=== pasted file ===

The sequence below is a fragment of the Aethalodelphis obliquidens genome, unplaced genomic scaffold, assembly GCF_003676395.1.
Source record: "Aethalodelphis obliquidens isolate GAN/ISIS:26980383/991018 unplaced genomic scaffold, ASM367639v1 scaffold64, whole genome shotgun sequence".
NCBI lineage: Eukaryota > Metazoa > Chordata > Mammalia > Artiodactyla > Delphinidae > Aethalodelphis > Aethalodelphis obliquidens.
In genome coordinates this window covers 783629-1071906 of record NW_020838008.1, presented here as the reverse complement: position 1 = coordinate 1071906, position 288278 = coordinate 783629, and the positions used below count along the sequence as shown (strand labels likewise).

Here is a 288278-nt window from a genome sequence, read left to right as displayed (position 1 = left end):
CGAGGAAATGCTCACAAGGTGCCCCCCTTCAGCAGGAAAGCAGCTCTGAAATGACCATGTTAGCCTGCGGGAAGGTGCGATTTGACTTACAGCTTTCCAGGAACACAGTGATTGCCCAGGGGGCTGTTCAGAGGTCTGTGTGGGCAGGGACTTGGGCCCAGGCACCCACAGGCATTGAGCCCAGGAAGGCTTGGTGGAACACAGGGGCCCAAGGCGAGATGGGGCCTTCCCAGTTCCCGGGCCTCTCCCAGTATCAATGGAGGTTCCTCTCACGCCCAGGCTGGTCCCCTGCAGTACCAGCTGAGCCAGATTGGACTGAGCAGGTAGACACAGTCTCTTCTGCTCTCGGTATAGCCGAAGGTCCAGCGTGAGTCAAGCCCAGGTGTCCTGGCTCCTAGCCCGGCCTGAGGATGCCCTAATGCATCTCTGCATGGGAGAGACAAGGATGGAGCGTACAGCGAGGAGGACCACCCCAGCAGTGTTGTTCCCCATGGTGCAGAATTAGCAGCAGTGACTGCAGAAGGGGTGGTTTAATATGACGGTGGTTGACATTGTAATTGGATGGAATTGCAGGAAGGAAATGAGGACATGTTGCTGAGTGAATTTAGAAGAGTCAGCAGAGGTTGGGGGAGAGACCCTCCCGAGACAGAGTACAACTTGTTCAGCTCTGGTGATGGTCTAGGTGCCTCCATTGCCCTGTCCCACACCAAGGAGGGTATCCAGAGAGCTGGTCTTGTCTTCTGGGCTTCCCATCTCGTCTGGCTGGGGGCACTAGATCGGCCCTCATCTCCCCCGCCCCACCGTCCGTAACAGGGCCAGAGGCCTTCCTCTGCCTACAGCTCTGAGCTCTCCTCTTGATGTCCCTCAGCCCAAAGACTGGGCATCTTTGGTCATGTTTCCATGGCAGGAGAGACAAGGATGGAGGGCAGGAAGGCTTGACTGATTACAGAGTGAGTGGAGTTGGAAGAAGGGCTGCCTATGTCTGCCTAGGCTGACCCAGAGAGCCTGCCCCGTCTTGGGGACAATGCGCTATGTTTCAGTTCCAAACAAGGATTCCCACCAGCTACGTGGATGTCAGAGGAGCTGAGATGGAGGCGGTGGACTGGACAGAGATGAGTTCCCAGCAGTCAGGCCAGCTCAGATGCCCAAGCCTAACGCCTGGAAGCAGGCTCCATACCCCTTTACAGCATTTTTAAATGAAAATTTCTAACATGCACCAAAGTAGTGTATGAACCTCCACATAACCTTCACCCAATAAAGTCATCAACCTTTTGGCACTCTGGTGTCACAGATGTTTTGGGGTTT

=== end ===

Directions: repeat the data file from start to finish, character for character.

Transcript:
The sequence below is a fragment of the Aethalodelphis obliquidens genome, unplaced genomic scaffold, assembly GCF_003676395.1.
Source record: "Aethalodelphis obliquidens isolate GAN/ISIS:26980383/991018 unplaced genomic scaffold, ASM367639v1 scaffold64, whole genome shotgun sequence".
NCBI lineage: Eukaryota > Metazoa > Chordata > Mammalia > Artiodactyla > Delphinidae > Aethalodelphis > Aethalodelphis obliquidens.
In genome coordinates this window covers 783629-1071906 of record NW_020838008.1, presented here as the reverse complement: position 1 = coordinate 1071906, position 288278 = coordinate 783629, and the positions used below count along the sequence as shown (strand labels likewise).

Here is a 288278-nt window from a genome sequence, read left to right as displayed (position 1 = left end):
CGAGGAAATGCTCACAAGGTGCCCCCCTTCAGCAGGAAAGCAGCTCTGAAATGACCATGTTAGCCTGCGGGAAGGTGCGATTTGACTTACAGCTTTCCAGGAACACAGTGATTGCCCAGGGGGCTGTTCAGAGGTCTGTGTGGGCAGGGACTTGGGCCCAGGCACCCACAGGCATTGAGCCCAGGAAGGCTTGGTGGAACACAGGGGCCCAAGGCGAGATGGGGCCTTCCCAGTTCCCGGGCCTCTCCCAGTATCAATGGAGGTTCCTCTCACGCCCAGGCTGGTCCCCTGCAGTACCAGCTGAGCCAGATTGGACTGAGCAGGTAGACACAGTCTCTTCTGCTCTCGGTATAGCCGAAGGTCCAGCGTGAGTCAAGCCCAGGTGTCCTGGCTCCTAGCCCGGCCTGAGGATGCCCTAATGCATCTCTGCATGGGAGAGACAAGGATGGAGCGTACAGCGAGGAGGACCACCCCAGCAGTGTTGTTCCCCATGGTGCAGAATTAGCAGCAGTGACTGCAGAAGGGGTGGTTTAATATGACGGTGGTTGACATTGTAATTGGATGGAATTGCAGGAAGGAAATGAGGACATGTTGCTGAGTGAATTTAGAAGAGTCAGCAGAGGTTGGGGGAGAGACCCTCCCGAGACAGAGTACAACTTGTTCAGCTCTGGTGATGGTCTAGGTGCCTCCATTGCCCTGTCCCACACCAAGGAGGGTATCCAGAGAGCTGGTCTTGTCTTCTGGGCTTCCCATCTCGTCTGGCTGGGGGCACTAGATCGGCCCTCATCTCCCCCGCCCCACCGTCCGTAACAGGGCCAGAGGCCTTCCTCTGCCTACAGCTCTGAGCTCTCCTCTTGATGTCCCTCAGCCCAAAGACTGGGCATCTTTGGTCATGTTTCCATGGCAGGAGAGACAAGGATGGAGGGCAGGAAGGCTTGACTGATTACAGAGTGAGTGGAGTTGGAAGAAGGGCTGCCTATGTCTGCCTAGGCTGACCCAGAGAGCCTGCCCCGTCTTGGGGACAATGCGCTATGTTTCAGTTCCAAACAAGGATTCCCACCAGCTACGTGGATGTCAGAGGAGCTGAGATGGAGGCGGTGGACTGGACAGAGATGAGTTCCCAGCAGTCAGGCCAGCTCAGATGCCCAAGCCTAACGCCTGGAAGCAGGCTCCATACCCCTTTACAGCATTTTTAAATGAAAATTTCTAACATGCACCAAAGTAGTGTATGAACCTCCACATAACCTTCACCCAATAAAGTCATCAACCTTTTGGCACTCTGGTGTCACAGATGTTTTGGGGTTT